Do some further research and you will find all sorts of reports and studies on voting behaviour

There are people who always vote. They are more likely to come from families where the mom and dad always voted. There are people who never vote. In fact, some of these people are the children of people who never voted.  And in between there are people who vote sometimes. 

If you look at voting rates in Canada,  you will find that there’s a percentage of eligible voters who never vote.  They are the pure essence of what Wangersky is talking about:  they do not vote.  At all. Period.  End of story.  In Newfoundland and Labrador, that number could be as high as 25%,  a figure very close to what some American researchers have turned up in their elections.  We don’t have an accurate figure because – frankly – no one has looked at the issue, as far as your humble e-scribbler knows.

Those same people have not voted in times when people would generally think things were good and they have voted at times when things were bad.  Plus they are only about 25% of the population, or less, which is no where close to the majority Wangersky was on about.  Way more people vote pretty than vote none of the time,  if you go by the voting turn-out numbers going as far back as 1867.

So while voter turn-out has been dropping off lately, we are still a long way from the time when a majority of Canadians don’t show up at the polls.


Political parties want to win elections. They pay attention to public opinion, especially party choice questions, because it gives them an idea of whether or not they will win an election.  In that very broad sense, voters can influence how a politician behaves. They can influence public policy – what a government does.

That sort of influence  - diffuse and intermittent at best - pales in comparison to the sort of influence that comes with giving money to political parties, though. In most North American jurisdictions, legislators have put in place some controls over the amount of money going to politicians and the people who can donate. Some political parties, such as the federal Reform Party, imposed their own restrictions on donations.  In other parties, donations have been known to serve as an entree to meetings with senior politicians and cabinet ministers.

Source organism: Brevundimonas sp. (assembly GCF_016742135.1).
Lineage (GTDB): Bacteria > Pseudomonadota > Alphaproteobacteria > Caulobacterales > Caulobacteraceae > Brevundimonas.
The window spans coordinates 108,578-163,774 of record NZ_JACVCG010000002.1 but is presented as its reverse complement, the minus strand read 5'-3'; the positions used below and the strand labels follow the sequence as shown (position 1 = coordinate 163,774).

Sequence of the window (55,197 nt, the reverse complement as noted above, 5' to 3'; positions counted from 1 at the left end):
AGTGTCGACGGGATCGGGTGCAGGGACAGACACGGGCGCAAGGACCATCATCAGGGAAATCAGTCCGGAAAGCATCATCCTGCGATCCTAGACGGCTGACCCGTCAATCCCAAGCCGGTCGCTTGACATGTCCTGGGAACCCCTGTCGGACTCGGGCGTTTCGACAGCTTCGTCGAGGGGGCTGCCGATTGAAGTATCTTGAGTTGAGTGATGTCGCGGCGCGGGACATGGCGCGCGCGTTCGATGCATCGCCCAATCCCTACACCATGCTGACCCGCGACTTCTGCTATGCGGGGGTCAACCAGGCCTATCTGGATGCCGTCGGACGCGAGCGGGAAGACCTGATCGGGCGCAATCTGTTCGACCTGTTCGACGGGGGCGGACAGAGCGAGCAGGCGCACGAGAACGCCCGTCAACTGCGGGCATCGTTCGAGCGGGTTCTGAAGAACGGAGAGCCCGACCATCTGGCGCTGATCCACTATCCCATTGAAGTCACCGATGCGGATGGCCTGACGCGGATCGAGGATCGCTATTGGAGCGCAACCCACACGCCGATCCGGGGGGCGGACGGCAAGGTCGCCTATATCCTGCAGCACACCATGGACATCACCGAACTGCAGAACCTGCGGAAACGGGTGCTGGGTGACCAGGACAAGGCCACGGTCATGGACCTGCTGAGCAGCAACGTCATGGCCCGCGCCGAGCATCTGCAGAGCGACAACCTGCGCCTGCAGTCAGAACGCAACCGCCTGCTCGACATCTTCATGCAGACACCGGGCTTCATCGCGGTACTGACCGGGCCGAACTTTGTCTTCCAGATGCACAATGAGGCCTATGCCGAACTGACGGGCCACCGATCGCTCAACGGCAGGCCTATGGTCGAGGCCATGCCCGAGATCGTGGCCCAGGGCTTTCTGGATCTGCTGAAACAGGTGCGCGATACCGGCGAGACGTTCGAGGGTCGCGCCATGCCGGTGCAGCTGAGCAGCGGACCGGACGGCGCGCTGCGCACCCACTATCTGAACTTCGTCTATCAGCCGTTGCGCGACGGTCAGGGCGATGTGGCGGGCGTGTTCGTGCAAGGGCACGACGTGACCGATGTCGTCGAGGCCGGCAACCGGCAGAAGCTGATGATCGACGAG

For some reason, Wangersky never noticed that sort of influence in his article.  Nor did he mention another powerful means of influence:  lobbying.  Indeed, the Conservatives used to think that lobbying was such a naughty thing  - like political donations - that they promised to control it once they got into office.  After the 2003 general election, the Conservatives did put some lobbying rules into place but they had plenty of legal loopholes in them such that we’ve seen all sorts of lobbying go on without any proper disclosure. 

The Conservatives completely failed after 2003 to deliver their promise to limit campaign donations in any way.  If you look at the trends in donations over time, you’d understand why. The provincial Conservatives have been able to raise huge amounts of money from all sorts of companies doing business with government since 2003. 

And if you want to talk about a corrosive influence on politics influence, we’d be remiss if we didn’t talk about patronage.  It’s flourished since 2003 in all sorts of forms including the old House of Assembly scheme that the Conservatives not only continued but actually expanded until the Auditor General blew the whistle on the whole sordid business.

None of that has gotten very much media coverage in the past decade.  In fact, you’d be hard-pressed to find any critical mention of patronage,  political donations, and lobbying either in news stories or columns since 2003.

But the comparatively small number of people who never vote, ever?  Apparently, they are the root of all political evil, bending the world out of all shape.

And it’s important in February, when no one is voting.

You’ve got to wonder why.